Last year when the slavery booklet flap was at its height, and the booklet itself was out of print, I said that the material was going to be released in revised form. Well, that form has grown into a small book, and the day of publication draweth nigh. The title of the book is Black and Tan, and is “a collection of essays and excursions on Slavery, Culture War and Scripture in America.” The original Southern Slavery As It Was booklet is now about half its original length, and is just one chapter in the book.
We expect this new book to sell at least twenty-four copies, and would be willing to wager that fifty percent of the purchasers will be local critics with no sense of proportion at all. Since their idea of critical interaction is killing ants on the sidewalk with a baseball bat, tongues out the sides of their mouths, we thought it would be a good idea to have the manuscript looked over beforehand by someone whose opinion of it would be truly valuable. Critics are easy enough to find, but most of them around here belong to Secularist Crimson Jihad and do not really have the capacity for thoughtful interaction. Many of them have just one thought on this kind of subject, like a solitary marble in a jar, and they rattle when they try to say anything.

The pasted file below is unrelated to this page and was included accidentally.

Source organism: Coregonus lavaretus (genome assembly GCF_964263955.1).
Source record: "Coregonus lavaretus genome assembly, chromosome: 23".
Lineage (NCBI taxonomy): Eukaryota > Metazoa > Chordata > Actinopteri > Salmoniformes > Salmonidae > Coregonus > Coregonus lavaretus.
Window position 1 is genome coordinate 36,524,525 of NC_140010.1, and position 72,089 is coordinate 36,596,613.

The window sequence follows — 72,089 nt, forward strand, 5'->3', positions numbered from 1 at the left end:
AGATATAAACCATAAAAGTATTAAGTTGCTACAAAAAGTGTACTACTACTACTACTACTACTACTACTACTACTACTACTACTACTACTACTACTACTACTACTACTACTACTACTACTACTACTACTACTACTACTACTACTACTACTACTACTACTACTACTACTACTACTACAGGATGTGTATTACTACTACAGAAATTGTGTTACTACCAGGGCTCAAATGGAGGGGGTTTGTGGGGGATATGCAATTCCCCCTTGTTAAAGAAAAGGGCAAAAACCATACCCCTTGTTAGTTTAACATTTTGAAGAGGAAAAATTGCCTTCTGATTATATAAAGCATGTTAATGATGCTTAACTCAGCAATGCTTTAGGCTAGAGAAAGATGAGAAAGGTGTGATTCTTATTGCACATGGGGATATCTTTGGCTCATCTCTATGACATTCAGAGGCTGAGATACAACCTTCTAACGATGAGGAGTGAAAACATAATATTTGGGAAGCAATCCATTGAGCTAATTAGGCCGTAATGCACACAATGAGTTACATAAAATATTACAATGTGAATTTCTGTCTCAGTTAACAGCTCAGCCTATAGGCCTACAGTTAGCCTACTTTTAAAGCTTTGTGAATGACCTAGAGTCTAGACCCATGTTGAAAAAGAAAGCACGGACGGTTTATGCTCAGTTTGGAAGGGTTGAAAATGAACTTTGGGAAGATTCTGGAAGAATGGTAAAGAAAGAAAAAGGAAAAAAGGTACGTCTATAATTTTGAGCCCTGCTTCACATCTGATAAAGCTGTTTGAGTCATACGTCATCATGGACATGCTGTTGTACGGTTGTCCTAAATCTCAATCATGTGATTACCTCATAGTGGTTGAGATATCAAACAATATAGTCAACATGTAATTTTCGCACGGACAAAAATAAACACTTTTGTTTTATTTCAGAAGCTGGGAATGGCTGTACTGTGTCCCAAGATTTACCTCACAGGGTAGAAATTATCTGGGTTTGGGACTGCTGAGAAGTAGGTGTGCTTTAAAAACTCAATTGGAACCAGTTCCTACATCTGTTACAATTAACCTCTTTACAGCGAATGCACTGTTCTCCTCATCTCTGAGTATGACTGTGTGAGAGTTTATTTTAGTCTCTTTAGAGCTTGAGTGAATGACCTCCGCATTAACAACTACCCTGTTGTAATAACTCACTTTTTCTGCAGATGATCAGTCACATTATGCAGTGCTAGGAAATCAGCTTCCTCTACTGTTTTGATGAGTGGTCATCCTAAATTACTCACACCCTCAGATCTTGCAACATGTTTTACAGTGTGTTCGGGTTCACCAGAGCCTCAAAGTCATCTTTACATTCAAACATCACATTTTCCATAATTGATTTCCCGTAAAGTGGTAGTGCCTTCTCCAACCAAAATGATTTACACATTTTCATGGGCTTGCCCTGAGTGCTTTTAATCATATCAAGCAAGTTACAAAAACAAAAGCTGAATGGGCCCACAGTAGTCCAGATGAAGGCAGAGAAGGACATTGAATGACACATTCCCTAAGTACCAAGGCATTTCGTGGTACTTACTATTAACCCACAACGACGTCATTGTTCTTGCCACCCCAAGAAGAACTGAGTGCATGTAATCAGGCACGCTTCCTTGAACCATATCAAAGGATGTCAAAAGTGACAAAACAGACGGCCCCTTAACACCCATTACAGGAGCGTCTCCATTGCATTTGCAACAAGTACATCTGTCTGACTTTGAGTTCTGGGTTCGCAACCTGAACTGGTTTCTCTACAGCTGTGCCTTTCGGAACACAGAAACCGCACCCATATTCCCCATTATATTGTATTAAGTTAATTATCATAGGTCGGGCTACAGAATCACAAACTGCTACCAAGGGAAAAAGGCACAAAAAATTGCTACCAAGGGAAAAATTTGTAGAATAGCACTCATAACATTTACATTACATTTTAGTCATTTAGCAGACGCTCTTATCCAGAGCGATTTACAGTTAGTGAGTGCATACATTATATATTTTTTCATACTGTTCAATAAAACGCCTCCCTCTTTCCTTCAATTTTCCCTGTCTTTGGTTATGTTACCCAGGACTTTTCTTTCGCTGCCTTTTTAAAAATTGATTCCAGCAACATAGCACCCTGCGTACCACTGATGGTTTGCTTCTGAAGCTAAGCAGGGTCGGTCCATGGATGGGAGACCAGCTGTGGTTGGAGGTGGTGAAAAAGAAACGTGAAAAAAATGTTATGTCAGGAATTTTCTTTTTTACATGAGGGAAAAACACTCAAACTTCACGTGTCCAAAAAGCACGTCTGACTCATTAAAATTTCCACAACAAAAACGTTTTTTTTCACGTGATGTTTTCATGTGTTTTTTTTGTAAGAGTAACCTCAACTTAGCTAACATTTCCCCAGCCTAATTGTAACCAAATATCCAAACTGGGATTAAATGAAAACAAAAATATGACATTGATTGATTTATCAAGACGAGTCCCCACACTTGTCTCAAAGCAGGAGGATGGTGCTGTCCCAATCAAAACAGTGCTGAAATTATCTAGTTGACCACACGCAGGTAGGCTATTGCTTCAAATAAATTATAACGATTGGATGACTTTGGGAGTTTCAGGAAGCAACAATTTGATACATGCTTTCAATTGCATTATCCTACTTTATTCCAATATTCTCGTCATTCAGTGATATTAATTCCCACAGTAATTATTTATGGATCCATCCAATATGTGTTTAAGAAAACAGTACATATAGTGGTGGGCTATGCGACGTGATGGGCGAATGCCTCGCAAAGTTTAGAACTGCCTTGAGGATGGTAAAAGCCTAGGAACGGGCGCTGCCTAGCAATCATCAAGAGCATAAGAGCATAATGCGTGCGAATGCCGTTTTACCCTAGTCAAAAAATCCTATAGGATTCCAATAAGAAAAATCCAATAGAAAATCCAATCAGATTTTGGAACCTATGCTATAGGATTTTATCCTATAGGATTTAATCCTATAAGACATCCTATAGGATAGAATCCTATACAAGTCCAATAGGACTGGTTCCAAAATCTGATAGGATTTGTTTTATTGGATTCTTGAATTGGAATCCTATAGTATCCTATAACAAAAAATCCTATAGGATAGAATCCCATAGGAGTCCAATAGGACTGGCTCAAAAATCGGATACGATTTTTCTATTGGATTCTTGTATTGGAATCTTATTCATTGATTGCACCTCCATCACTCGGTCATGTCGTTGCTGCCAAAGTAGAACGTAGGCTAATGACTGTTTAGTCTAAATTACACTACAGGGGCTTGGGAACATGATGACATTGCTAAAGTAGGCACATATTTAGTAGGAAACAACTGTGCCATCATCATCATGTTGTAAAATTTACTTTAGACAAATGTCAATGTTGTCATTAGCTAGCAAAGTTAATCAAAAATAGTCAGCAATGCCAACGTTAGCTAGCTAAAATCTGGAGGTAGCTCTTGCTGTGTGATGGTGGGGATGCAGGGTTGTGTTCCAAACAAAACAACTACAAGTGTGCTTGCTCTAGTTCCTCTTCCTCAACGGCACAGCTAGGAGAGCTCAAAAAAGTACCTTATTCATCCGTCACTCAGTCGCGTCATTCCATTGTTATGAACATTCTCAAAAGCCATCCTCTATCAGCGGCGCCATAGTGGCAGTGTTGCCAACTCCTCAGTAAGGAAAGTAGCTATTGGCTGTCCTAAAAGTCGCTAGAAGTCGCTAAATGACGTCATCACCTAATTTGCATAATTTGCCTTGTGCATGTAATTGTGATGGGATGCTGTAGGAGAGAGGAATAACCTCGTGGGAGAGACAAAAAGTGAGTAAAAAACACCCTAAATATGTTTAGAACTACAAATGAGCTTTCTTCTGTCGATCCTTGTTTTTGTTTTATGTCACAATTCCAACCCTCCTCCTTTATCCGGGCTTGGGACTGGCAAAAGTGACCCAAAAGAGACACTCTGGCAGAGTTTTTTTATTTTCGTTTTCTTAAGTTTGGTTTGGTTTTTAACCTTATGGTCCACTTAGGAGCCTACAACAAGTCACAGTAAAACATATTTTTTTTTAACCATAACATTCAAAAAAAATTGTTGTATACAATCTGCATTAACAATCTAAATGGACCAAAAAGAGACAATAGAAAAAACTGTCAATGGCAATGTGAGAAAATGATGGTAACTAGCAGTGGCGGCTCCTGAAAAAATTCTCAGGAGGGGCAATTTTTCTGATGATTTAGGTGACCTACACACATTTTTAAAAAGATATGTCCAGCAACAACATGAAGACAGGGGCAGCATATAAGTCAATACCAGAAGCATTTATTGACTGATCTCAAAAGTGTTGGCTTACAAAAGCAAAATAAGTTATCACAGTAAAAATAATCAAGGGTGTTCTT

So we sought out Dr. Eugene Genovese, one of America’s truly great historians. His mastery of this period in our history is widely acknowledged and honored from all directions. Although he and his wife were in the final stages of getting two books out the door, he was kind enough to read through the manuscript and provided helpful criticisms that he described as “nitpicking,” but which really were genuinely helpful. In addition, he also provided us with the following blurb for the cover, for which I am very grateful.
“The Reverend Douglas Wilson may not be a professional historian, as his detractors say, but he has a strong grasp of the essentials of the history of slavery and its relation to Christian doctrine. Indeed, sad to say, his grasp is a great deal stronger than that of most professors of American history, whose distortions and trivializations disgrace our college classrooms. And the Reverend Mr. Wilson is a fighter, especially effective in defense of Christianity against those who try to turn Jesus’ way of salvation into pseudo-moralistic drivel” — Eugene Genovese